Without any fanfare, Operation Decisive Storm has began a new phase in its military approach towards the Houthi militia and ousted Yemeni president Ali Abdullah Saleh, after it successfully achieved its military objectives 26 days into its launch. The operation has moved into a second phase aimed at protecting civilians from the Houthi attacks and besieging and restricting the movement of the insurgent militias as well as supporting the evacuation operations and the delivery of humanitarian aid. This significant and major shift in the military operations means that Operation Decisive Storm has wrapped up its most sensitive and dangerous stage in the war against the Houthi militia, moving to another stage mainly based on directing effective, “game-changing” strikes, particularly after the successful elimination of the militias’ defensive and offensive capabilities while supporting the anti-Houthi resistance which has emerged as a powerful player on the Yemeni scene.
With this shift, Operation Decisive Storm has so far successfully fulfilled its military objectives, having eliminated the insurgents’ command-and-control centers and removed the threat of their ballistic missiles by completely destroying launch vehicles and more than 80 percent of weapon depots the militias have seized. With the major military shift represented by the declaration of allegiance by Brig. Abdulrahman Al-Halili, who commands 15,000 soldiers loyal to legitimate President Abd Rabbuh Mansur Hadi, Operation Decisive Storm is now on course toward dismantling and besieging the militias on the ground after it managed to do so from air and sea.
The Saudi-led coalition declared from day one of the airstrikes that the main objective of Operation Decisive Storm was to rid the Yemeni people from the insurgent putschists and restore legitimacy—nothing more, nothing less. They made clear that they had no political aspirations in Yemen or subsequent goals, nor were they seeking to wage a proxy war against another country on Yemeni soil. When the strategic objectives of the operation were achieved, coalition members announced that airstrikes would be drastically reduced, if not stopped altogether, according to the operation’s official spokesman, Brig. Gen. Ahmed Asiri. Coalition forces are now inaugurating another advanced phase, one that is based on preventing the militias from harming civilians, and supporting military operations being carried out on the ground by the people’s committees and volunteer resistance forces.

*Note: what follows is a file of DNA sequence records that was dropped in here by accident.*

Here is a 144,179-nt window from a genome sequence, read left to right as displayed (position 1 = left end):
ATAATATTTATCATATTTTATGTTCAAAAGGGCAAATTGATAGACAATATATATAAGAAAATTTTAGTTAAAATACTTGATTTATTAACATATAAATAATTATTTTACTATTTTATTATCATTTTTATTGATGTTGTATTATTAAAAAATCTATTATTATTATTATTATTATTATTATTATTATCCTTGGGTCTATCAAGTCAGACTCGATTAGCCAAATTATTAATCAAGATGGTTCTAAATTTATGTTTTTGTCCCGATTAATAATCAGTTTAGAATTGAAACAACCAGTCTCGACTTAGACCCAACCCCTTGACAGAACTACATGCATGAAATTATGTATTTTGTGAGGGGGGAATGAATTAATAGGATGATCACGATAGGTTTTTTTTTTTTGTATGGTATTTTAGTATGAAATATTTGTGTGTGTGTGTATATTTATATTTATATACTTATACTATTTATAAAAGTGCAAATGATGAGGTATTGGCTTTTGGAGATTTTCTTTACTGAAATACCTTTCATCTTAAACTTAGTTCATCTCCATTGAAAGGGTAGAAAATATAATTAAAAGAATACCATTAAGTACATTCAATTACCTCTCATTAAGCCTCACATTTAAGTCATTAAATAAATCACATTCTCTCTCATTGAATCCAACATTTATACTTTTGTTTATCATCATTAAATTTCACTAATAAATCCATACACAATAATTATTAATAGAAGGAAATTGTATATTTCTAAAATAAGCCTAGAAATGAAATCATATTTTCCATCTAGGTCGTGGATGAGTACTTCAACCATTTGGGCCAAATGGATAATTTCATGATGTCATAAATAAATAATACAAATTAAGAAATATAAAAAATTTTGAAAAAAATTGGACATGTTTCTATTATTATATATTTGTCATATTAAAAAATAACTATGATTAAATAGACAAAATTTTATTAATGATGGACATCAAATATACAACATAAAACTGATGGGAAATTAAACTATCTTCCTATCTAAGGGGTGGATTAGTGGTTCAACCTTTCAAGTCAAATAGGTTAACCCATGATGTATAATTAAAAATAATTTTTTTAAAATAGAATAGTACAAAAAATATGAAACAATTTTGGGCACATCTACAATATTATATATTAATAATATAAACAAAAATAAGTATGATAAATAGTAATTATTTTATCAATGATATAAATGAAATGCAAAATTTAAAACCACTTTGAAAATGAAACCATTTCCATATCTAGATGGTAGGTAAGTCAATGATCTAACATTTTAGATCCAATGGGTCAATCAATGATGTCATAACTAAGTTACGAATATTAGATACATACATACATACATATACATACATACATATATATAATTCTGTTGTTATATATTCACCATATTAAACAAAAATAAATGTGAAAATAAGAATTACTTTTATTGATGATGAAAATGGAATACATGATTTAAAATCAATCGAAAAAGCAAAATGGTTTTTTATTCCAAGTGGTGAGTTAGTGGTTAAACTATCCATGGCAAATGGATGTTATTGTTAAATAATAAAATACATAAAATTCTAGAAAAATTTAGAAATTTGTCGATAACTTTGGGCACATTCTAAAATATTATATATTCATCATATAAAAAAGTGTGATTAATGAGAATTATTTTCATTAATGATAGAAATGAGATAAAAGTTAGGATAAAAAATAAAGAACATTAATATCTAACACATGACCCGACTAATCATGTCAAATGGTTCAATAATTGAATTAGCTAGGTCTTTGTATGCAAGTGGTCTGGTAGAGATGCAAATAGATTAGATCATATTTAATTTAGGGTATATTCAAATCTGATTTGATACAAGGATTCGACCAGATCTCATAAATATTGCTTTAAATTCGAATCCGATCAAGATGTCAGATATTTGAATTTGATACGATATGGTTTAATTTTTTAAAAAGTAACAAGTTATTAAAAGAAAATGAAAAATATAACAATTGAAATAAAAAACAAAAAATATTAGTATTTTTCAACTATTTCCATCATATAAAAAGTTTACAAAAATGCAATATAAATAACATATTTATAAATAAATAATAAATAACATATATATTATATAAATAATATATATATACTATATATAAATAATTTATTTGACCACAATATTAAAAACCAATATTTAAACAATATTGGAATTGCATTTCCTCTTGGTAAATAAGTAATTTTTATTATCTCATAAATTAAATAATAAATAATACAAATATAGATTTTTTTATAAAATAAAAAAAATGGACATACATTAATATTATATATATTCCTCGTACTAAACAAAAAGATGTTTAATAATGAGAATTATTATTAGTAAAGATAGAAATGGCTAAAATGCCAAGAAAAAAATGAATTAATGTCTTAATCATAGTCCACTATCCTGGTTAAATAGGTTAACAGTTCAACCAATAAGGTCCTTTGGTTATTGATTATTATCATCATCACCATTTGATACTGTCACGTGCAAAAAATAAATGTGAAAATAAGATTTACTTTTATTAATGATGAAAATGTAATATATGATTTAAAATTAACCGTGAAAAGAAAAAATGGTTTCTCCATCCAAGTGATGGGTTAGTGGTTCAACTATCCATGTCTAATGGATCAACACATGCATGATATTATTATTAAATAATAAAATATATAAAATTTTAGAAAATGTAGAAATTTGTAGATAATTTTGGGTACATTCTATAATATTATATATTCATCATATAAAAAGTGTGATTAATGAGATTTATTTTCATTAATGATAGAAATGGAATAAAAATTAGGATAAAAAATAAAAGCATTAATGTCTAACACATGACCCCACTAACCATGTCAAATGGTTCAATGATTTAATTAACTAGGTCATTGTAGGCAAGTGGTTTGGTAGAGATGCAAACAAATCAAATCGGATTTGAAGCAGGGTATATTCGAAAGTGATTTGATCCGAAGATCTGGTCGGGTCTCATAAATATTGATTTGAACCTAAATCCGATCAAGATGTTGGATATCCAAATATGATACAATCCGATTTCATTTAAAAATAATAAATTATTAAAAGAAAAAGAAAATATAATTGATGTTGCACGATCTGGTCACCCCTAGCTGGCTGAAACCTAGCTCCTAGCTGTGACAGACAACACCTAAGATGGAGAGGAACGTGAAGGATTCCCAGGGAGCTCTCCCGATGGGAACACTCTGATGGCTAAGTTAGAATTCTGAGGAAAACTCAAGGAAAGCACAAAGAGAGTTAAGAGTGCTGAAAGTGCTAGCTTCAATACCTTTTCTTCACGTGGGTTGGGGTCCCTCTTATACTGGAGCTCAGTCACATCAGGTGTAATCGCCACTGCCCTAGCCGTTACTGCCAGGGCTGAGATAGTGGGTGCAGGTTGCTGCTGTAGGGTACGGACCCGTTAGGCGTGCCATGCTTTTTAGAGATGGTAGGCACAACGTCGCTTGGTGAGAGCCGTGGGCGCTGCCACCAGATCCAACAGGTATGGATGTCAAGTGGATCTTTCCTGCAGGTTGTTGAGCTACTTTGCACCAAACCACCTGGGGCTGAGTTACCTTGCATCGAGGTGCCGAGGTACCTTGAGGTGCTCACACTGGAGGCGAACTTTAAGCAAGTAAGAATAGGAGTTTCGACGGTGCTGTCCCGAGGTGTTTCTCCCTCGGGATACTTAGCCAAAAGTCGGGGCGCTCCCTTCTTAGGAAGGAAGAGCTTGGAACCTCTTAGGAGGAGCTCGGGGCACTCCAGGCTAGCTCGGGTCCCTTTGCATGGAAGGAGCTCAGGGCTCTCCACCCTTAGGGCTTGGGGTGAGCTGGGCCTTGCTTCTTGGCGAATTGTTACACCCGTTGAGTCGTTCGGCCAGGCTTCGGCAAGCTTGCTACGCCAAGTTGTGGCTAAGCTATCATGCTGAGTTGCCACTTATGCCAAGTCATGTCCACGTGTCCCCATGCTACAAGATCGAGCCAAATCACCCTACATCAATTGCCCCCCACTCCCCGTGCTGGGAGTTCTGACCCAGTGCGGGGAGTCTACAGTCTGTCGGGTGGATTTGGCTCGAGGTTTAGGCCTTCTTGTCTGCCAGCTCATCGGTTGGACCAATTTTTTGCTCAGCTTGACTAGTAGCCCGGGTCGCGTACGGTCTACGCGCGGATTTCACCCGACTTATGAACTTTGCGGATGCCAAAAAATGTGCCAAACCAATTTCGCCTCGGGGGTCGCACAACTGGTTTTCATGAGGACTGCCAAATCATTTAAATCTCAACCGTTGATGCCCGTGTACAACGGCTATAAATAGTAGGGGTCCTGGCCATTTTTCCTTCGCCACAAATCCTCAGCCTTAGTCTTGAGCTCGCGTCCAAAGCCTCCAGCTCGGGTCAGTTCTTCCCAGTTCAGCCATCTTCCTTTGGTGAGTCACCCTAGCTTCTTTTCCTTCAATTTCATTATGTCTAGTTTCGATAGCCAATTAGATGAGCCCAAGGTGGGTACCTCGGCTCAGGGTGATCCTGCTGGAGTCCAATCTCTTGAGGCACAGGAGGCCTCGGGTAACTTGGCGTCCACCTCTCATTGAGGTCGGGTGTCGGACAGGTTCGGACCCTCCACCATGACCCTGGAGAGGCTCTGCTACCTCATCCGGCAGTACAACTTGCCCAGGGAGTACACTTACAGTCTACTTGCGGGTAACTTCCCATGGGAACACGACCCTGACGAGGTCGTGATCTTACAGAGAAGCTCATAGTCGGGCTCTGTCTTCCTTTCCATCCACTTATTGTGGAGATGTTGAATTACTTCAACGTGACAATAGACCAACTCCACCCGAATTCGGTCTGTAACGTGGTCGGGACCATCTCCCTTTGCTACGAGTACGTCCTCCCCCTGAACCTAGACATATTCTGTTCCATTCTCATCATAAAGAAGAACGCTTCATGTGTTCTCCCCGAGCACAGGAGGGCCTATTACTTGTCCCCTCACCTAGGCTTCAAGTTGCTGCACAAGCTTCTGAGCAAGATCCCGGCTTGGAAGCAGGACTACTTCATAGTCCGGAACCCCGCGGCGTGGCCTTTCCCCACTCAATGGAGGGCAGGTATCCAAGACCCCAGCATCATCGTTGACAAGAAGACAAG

Operation Decisive Storm has managed to achieve its goals with the least losses possible, not only in its own ranks but among the Yemeni people despite the Houthi aggression against civilians. It remains to be noted that this remarkable military progress has not been accompanied by any sort of propaganda of triumph. As far as the coalition’s members are concerned, this war is not merely about achieving a victory; it is a war dictated by necessity, one which none of them wanted in the first place. This is why the announcement of the end of the first stage of the war was quiet and in harmony with the policies of Saudi Arabia, the coalition’s leader.
Operation Decisive Storm has achieved one success after another, whether militarily, politically or diplomatically, and is now approaching the end of its military operation once it achieves all of its projected objectives—and without the need for adopting a boisterous or disrespectful attitude. This marks the difference between Saudi policies, which are based on facts, and those of Iran, which rely on conspiracies, devious machinations and ostentatious displays of power.